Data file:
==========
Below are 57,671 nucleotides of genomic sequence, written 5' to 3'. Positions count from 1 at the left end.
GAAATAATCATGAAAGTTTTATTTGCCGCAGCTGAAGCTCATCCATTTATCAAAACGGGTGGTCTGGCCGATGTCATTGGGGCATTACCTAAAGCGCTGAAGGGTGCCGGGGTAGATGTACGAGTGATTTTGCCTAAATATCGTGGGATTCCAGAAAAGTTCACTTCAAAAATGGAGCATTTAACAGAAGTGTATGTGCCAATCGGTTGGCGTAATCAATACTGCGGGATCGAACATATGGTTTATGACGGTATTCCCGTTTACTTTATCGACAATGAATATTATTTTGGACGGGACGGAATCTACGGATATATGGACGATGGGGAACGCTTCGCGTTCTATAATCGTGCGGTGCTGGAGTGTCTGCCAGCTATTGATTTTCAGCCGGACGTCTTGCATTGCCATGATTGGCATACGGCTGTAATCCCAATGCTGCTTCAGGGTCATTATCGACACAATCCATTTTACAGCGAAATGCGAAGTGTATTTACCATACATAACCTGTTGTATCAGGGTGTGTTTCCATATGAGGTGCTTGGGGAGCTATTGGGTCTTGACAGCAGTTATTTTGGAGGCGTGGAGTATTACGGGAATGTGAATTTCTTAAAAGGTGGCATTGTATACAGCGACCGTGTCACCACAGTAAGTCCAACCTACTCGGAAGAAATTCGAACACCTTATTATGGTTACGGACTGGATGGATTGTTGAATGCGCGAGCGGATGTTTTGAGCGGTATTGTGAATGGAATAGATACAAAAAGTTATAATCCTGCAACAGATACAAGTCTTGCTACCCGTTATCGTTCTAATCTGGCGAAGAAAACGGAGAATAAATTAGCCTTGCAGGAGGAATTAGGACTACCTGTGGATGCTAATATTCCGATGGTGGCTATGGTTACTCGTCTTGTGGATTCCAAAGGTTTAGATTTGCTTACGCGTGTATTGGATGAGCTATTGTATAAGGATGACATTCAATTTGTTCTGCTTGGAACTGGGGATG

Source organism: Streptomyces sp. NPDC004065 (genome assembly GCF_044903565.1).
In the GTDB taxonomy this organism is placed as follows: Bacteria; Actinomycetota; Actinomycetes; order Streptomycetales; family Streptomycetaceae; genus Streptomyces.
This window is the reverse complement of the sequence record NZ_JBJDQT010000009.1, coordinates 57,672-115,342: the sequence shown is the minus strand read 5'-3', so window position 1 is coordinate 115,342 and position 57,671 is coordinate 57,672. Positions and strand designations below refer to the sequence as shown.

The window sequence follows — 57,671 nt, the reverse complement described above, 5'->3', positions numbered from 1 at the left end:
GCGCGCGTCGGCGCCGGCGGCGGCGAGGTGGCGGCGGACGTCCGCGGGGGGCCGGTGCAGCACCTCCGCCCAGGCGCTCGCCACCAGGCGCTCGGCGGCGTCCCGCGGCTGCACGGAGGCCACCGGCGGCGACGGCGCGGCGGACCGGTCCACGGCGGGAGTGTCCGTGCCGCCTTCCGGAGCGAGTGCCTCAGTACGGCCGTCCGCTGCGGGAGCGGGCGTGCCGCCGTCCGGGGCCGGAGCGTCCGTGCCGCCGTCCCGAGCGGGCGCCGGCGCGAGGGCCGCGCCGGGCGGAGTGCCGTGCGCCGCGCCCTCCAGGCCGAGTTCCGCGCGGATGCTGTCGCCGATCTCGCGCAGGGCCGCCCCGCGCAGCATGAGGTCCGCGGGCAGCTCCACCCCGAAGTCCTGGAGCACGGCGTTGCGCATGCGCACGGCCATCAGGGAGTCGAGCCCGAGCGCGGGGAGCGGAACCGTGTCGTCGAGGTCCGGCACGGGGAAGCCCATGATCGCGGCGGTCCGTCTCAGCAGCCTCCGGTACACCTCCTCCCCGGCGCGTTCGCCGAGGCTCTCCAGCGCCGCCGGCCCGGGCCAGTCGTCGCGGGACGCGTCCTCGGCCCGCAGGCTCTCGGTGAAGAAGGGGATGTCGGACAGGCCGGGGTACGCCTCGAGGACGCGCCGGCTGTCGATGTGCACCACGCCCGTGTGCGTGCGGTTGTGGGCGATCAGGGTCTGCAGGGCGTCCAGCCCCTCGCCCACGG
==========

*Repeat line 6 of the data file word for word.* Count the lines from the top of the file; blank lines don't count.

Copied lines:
The window sequence follows — 57,671 nt, the reverse complement described above, 5'->3', positions numbered from 1 at the left end: